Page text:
As I neared the end of Andre Agassi's best-selling autobiography "Open", I had so many conflicting emotions that I thought it might help to do spreadsheet with one column for things I liked about the book and another for what I didn't like about it. It proved to be a useless attempt to organize my thoughts, because often the things I liked about it were the things I didn't like about it. In others words, my reactions are complicated and contradictory, and in many ways that mirrors the book itself.
Joel Drucker, in his excellent review of the book for the San Francisco Chronicle calls it a "confessional fairy tale," and it's hard to disagree. There are villains, heroes, foes to vanquish, heroines to woo, and it all ends happily ever after. Hanging your life story on a framework like that certainly helps to move it along, take it out of the mundane, daily diary mode, but it necessarily leads to portraying complex personalities only in the context of the roles you've assigned them.
Although I don't live with one, I have encountered some pretty scary tennis parents in the course of the past half dozen years, and yet none of them would come close to Mike Agassi if his son's portrayal of him in the book is accurate. If Nick Bollettieri is as greedy, thoughtless and selfish as he's painted here, it would be hard to imagine how he's managed to maintain the respect of the rest of the tennis world for so long.
As many other reviewers have noted, Agassi's longtime trainer Gil Reyes is cast in the hero's role, and if there's one negative thought or action assigned to him in the book, I don't recall it. And yet, after knowing his wife Steffi Graf for less than five years, it's she whom he calls "the greatest person I have ever known," at her induction into the International Tennis Hall of Fame.
An autobiography, which is I guess what we call celebrity memoirs, must be selective; in the very eventful 30 years this one covers, Agassi can't possibly go into much depth on every personality and experience that changed his life. But contrast his treatment of the two most sensational excerpts released before publication: the crystal meth use and the premature balding. The only drug scene presented is the first; the others--"too many" being the only number he'll give--aren't referenced, and the process of getting off what is a highly addictive drug isn't discussed. Yet his obsession with his hair, which is comical in a way that drug usage can never be, is explored much more thoroughly, culminating with a head-shaving scene in wife Brooke Shield's Manhattan brownstone.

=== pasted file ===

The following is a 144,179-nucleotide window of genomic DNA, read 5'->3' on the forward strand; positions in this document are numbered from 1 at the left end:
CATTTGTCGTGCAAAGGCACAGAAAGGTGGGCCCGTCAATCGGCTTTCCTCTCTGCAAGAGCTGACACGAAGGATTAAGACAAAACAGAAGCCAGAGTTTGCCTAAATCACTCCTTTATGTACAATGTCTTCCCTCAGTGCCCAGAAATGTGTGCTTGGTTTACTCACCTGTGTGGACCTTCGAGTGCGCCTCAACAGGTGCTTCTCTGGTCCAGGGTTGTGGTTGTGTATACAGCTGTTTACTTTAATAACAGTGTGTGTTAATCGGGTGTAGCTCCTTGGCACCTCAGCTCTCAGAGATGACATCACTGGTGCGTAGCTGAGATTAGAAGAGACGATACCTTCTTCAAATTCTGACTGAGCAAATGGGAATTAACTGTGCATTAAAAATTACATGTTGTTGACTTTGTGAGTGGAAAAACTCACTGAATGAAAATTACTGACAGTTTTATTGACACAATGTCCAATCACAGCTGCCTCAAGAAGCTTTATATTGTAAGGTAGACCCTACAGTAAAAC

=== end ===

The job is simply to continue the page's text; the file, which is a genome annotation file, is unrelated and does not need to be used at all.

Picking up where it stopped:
This brings me to the central question that I've had since I read those excerpts, and still have now that I've read the book. Why?
Why write a memoir that casts your father as a monster, your mentor as a charlatan, your sport as a prison, your ex-wife as an airhead, your colleagues as boobs, your trainer as a saint, your wife as a goddess?
What's to be gained? Most of us who care about tennis (whether Agassi himself is that category, I still don't know) have seen the change in Agassi over the years. We've constructed our own story about his life; we've been inspired by his second act, his philanthropy, while imagining as best we can how difficult it must be to grow up in the public eye. But once he gives us all these details, and tells that this time he's telling us the truth, unlike all those other times when he was lying to us, the inspiration fades.
It's a fascinating book about a complicated personality, and ghostwriter JR Moehringer deserves much of the credit for making it a compelling read. But it's hard to shake the feeling that, after three years out of the public eye, Agassi needed to get back in the spotlight. Like one of his legendary backhand returns, he hit that target perfectly.
DISCLOSURE: I was provided a free review copy of the book as a member of the US Tennis Writers Association.